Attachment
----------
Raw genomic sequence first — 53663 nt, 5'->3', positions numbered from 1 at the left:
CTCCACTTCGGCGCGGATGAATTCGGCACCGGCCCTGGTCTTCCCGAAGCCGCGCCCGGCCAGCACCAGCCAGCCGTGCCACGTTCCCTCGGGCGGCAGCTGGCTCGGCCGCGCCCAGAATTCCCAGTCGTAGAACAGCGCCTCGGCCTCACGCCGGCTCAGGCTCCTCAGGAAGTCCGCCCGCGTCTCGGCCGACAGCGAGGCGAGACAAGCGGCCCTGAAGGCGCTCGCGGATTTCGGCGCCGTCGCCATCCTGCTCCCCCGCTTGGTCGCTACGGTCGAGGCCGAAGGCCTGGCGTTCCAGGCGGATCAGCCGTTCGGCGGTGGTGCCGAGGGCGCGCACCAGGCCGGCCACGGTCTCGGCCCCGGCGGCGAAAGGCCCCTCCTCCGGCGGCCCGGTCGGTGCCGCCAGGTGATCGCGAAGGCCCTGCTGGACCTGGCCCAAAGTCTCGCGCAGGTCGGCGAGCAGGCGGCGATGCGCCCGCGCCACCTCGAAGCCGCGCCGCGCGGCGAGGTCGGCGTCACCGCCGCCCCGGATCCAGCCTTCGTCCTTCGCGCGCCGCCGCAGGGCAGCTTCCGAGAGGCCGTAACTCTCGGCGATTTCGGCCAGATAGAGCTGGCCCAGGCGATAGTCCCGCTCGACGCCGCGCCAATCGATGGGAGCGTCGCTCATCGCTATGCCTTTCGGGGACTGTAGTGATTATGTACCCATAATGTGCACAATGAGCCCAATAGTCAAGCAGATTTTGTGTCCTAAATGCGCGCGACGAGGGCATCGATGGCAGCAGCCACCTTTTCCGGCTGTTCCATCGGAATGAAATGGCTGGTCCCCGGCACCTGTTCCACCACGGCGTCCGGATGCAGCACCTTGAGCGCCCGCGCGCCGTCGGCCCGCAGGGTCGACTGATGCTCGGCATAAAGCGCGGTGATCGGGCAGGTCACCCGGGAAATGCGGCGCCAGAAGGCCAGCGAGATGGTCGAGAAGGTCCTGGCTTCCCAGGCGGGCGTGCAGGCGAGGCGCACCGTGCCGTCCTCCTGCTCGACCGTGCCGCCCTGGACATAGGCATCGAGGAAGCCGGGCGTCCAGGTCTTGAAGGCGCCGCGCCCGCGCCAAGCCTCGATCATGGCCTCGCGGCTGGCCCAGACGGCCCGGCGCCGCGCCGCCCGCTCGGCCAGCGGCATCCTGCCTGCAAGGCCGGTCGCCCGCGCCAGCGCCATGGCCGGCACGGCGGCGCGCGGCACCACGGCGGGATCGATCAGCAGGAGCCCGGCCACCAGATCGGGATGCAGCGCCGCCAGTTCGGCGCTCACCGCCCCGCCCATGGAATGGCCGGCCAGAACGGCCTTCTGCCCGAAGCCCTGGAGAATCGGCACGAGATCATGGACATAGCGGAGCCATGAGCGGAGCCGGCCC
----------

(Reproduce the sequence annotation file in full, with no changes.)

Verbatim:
Raw genomic sequence first — 53663 nt, 5'->3', positions numbered from 1 at the left:
CTCCACTTCGGCGCGGATGAATTCGGCACCGGCCCTGGTCTTCCCGAAGCCGCGCCCGGCCAGCACCAGCCAGCCGTGCCACGTTCCCTCGGGCGGCAGCTGGCTCGGCCGCGCCCAGAATTCCCAGTCGTAGAACAGCGCCTCGGCCTCACGCCGGCTCAGGCTCCTCAGGAAGTCCGCCCGCGTCTCGGCCGACAGCGAGGCGAGACAAGCGGCCCTGAAGGCGCTCGCGGATTTCGGCGCCGTCGCCATCCTGCTCCCCCGCTTGGTCGCTACGGTCGAGGCCGAAGGCCTGGCGTTCCAGGCGGATCAGCCGTTCGGCGGTGGTGCCGAGGGCGCGCACCAGGCCGGCCACGGTCTCGGCCCCGGCGGCGAAAGGCCCCTCCTCCGGCGGCCCGGTCGGTGCCGCCAGGTGATCGCGAAGGCCCTGCTGGACCTGGCCCAAAGTCTCGCGCAGGTCGGCGAGCAGGCGGCGATGCGCCCGCGCCACCTCGAAGCCGCGCCGCGCGGCGAGGTCGGCGTCACCGCCGCCCCGGATCCAGCCTTCGTCCTTCGCGCGCCGCCGCAGGGCAGCTTCCGAGAGGCCGTAACTCTCGGCGATTTCGGCCAGATAGAGCTGGCCCAGGCGATAGTCCCGCTCGACGCCGCGCCAATCGATGGGAGCGTCGCTCATCGCTATGCCTTTCGGGGACTGTAGTGATTATGTACCCATAATGTGCACAATGAGCCCAATAGTCAAGCAGATTTTGTGTCCTAAATGCGCGCGACGAGGGCATCGATGGCAGCAGCCACCTTTTCCGGCTGTTCCATCGGAATGAAATGGCTGGTCCCCGGCACCTGTTCCACCACGGCGTCCGGATGCAGCACCTTGAGCGCCCGCGCGCCGTCGGCCCGCAGGGTCGACTGATGCTCGGCATAAAGCGCGGTGATCGGGCAGGTCACCCGGGAAATGCGGCGCCAGAAGGCCAGCGAGATGGTCGAGAAGGTCCTGGCTTCCCAGGCGGGCGTGCAGGCGAGGCGCACCGTGCCGTCCTCCTGCTCGACCGTGCCGCCCTGGACATAGGCATCGAGGAAGCCGGGCGTCCAGGTCTTGAAGGCGCCGCGCCCGCGCCAAGCCTCGATCATGGCCTCGCGGCTGGCCCAGACGGCCCGGCGCCGCGCCGCCCGCTCGGCCAGCGGCATCCTGCCTGCAAGGCCGGTCGCCCGCGCCAGCGCCATGGCCGGCACGGCGGCGCGCGGCACCACGGCGGGATCGATCAGCAGGAGCCCGGCCACCAGATCGGGATGCAGCGCCGCCAGTTCGGCGCTCACCGCCCCGCCCATGGAATGGCCGGCCAGAACGGCCTTCTGCCCGAAGCCCTGGAGAATCGGCACGAGATCATGGACATAGCGGAGCCATGAGCGGAGCCGGCCC